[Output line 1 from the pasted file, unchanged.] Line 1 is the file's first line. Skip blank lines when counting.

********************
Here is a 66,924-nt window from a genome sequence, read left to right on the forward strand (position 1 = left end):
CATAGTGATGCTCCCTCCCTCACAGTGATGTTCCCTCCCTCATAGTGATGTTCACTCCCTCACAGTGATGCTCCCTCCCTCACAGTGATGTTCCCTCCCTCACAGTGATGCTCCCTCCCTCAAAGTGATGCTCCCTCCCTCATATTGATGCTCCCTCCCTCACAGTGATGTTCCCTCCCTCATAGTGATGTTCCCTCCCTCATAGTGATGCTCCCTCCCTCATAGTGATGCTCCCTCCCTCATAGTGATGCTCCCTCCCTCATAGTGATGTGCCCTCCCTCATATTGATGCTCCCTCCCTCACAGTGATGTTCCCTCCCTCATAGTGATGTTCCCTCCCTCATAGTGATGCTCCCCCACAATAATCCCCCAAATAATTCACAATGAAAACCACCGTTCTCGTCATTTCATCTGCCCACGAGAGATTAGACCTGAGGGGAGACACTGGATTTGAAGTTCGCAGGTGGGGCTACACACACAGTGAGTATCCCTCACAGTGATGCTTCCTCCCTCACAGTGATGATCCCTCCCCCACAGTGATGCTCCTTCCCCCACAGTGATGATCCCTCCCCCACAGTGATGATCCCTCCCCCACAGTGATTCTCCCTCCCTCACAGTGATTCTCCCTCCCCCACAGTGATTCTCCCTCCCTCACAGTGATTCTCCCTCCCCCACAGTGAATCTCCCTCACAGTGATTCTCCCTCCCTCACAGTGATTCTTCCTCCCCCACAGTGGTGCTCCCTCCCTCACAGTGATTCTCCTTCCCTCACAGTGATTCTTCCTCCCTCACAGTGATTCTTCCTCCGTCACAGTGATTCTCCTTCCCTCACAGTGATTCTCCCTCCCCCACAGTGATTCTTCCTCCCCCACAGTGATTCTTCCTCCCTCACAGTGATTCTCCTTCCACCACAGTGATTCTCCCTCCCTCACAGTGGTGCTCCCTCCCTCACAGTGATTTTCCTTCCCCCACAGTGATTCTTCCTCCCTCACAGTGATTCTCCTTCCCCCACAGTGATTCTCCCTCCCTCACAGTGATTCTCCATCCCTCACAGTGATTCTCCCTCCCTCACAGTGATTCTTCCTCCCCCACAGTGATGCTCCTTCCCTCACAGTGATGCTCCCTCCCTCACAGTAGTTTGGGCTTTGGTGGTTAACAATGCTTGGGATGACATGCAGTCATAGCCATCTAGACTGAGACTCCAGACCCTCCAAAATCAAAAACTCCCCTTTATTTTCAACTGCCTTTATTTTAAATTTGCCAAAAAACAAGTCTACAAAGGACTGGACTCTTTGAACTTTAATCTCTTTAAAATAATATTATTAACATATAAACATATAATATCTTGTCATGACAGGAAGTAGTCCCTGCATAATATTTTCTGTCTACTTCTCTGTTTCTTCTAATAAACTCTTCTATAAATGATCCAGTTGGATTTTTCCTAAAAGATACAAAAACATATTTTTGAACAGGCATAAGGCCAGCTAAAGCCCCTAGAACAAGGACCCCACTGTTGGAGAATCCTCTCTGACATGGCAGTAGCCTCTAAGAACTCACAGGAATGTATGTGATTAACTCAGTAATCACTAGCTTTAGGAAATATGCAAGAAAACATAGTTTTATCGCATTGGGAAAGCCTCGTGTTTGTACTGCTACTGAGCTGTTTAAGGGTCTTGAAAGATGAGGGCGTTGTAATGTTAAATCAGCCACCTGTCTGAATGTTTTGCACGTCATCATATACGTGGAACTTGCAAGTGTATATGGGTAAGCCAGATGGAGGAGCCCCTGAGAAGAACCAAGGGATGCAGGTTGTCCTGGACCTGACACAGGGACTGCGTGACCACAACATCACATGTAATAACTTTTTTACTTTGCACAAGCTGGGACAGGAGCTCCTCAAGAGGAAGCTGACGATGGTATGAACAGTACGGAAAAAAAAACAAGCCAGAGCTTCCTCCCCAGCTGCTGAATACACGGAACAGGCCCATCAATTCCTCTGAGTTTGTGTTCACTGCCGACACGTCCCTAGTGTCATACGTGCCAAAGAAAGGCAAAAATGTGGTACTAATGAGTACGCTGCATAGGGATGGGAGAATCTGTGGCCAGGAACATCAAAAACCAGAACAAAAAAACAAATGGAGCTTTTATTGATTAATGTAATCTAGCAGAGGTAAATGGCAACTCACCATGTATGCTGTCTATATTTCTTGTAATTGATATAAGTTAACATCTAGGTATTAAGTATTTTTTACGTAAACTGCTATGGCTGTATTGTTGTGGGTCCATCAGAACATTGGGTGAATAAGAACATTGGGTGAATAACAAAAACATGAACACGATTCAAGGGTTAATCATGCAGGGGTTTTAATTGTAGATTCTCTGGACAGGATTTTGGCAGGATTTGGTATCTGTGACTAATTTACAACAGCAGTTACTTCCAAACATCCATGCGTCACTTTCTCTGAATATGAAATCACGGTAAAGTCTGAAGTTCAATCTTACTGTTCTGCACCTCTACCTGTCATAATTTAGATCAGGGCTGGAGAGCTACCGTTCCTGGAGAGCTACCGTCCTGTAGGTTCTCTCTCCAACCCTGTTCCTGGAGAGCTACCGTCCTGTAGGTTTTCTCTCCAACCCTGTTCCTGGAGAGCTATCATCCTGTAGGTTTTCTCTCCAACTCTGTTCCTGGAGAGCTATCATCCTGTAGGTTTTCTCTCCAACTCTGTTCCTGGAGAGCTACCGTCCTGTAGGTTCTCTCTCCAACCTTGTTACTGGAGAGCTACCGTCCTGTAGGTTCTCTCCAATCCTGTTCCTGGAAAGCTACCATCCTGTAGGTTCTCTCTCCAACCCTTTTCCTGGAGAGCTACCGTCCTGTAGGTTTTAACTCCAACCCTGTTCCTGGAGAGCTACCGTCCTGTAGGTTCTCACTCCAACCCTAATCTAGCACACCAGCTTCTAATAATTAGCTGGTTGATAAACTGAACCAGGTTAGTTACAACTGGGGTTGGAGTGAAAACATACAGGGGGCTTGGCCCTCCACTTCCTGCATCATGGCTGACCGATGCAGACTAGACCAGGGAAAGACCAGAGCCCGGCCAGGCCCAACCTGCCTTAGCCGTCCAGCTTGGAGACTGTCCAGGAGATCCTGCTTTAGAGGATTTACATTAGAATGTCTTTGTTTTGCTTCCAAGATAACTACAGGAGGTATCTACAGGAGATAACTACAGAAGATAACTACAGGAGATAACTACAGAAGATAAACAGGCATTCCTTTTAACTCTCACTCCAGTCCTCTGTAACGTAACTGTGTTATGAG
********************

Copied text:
Here is a 66,924-nt window from a genome sequence, read left to right on the forward strand (position 1 = left end):